President Obama’s bipartisan fiscal commission held its first meeting last week amid ample -- and appropriate -- warnings that the nation was on a path to fiscal disaster. Commission members, who are charged with recommending solutions to the nation’s short-term and long-term budget problems, were told that time was of the essence. As Robert Reischauer, a former director of the Congressional Budget Office (CBO), put it in one particularly dire comment: the longer reforms are delayed, the greater the risk of “catastrophic economic collapse.”
The commission met Tuesday at the White House with Obama, who said people in both parties must put politics aside and “take a hard look at the growing gap between what the government spends and what the government raises in revenue.”
Federal Reserve Chairman Ben Bernanke emphasized the importance of making the tax system fair, efficient and comprehensible while considering how much revenue would be needed. The commission also heard sobering analyses from Peter Orszag, the White House budget director, and Rudy Penner, another former CBO director.
Obama created the panel – officially known as the Bipartisan National Commission on Fiscal Responsibility and Reform -- in February after congressional efforts to set up a fiscal commission failed. Budget hawks, including The Concord Coalition, had long urged the creation of such a group.
There are 10 Democrats and 8 Republicans on the commission, and any recommendations will require at least 14 votes. The recommendations are due Dec. 1.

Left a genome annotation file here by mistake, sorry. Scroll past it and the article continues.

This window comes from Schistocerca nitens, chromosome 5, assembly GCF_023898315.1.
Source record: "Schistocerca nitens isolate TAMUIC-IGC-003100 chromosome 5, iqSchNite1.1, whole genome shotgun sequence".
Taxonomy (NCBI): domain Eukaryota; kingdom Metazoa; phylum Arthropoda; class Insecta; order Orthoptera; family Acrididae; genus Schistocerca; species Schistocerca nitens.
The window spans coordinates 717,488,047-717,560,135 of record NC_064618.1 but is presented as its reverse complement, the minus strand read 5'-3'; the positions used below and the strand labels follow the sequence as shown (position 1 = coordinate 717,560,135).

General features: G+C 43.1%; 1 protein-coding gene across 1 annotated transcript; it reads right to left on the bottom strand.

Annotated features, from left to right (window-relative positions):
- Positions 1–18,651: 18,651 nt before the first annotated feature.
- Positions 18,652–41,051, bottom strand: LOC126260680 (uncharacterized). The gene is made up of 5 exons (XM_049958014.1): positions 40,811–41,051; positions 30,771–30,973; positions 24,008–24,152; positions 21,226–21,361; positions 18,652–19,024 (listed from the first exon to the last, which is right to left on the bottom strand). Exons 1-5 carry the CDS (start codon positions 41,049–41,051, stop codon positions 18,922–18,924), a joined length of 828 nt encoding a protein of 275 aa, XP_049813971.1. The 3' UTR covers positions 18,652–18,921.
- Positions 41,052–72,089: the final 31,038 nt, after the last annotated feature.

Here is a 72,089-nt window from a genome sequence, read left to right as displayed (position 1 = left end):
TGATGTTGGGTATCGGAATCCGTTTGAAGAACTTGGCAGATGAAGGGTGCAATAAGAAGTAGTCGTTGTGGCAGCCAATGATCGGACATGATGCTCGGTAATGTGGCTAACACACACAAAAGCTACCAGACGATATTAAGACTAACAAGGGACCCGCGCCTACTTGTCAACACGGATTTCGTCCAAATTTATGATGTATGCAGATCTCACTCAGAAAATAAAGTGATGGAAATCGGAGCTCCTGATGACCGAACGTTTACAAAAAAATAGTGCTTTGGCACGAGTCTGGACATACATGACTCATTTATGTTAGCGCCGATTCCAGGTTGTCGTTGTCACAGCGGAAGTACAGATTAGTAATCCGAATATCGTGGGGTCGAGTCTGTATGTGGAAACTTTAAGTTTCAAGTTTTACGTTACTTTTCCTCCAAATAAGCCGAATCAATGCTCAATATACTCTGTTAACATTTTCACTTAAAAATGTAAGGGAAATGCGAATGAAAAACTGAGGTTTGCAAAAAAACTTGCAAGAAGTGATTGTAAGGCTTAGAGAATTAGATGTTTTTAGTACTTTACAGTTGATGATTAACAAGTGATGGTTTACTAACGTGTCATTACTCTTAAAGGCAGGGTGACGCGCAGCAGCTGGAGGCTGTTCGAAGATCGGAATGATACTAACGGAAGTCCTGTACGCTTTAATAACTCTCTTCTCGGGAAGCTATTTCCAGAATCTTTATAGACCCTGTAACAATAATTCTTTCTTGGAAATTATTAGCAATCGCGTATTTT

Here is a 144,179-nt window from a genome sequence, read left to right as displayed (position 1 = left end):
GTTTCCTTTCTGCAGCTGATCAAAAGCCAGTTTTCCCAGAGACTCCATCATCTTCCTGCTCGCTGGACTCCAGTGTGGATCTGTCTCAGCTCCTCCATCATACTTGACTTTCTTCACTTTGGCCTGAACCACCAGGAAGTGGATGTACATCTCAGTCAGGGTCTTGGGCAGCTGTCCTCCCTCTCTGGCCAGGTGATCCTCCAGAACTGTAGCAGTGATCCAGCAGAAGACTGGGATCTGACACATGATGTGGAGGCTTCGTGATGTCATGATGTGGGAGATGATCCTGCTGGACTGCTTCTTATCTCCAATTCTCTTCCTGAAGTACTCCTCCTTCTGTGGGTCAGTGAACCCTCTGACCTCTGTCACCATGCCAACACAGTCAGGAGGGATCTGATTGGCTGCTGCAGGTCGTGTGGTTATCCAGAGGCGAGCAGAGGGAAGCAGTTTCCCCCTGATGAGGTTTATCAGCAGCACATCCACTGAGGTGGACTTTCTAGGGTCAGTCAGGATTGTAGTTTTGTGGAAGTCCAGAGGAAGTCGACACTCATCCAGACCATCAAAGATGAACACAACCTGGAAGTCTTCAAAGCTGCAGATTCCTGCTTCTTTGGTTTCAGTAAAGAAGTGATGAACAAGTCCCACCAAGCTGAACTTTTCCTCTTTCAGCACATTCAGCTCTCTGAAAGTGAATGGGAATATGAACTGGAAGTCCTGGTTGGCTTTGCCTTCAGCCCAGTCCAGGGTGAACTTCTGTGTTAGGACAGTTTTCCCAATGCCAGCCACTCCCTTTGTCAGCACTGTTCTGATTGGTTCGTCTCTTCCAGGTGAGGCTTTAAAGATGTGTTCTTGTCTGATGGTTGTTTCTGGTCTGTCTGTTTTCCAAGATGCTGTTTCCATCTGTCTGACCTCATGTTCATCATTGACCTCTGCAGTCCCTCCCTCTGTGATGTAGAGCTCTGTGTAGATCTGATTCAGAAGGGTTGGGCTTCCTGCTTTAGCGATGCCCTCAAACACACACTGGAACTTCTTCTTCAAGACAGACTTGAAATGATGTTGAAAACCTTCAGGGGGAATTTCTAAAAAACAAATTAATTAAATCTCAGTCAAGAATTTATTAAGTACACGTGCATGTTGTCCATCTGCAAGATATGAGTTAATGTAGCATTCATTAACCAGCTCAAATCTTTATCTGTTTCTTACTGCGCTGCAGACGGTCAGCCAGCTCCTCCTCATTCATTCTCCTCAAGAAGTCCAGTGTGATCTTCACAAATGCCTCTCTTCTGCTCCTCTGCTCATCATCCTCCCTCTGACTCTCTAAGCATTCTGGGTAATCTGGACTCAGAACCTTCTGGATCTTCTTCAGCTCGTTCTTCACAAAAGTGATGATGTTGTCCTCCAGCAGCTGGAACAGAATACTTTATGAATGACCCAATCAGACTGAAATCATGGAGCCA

Many analysts and lawmakers say the 14-vote requirement will be a high hurdle. But Robert Bixby, Concord’s executive director, says that even if only a limited number of recommendations receive that much support, the commission's work could "still be helpful in defining the magnitude of the problem and the realistic trade-offs that must be made in finding solutions.”
Concord has also urged the commission to focus on long-range, structural problems in the federal budget and to avoid getting bogged down on short-term issues.
The commission's new website features video of the panel’s first meeting as well as prepared testimonies. The commission plans to meet monthly but three smaller groups – focusing on taxes, entitlement spending and other spending – could meet weekly. The next full commission meeting is scheduled for May 26.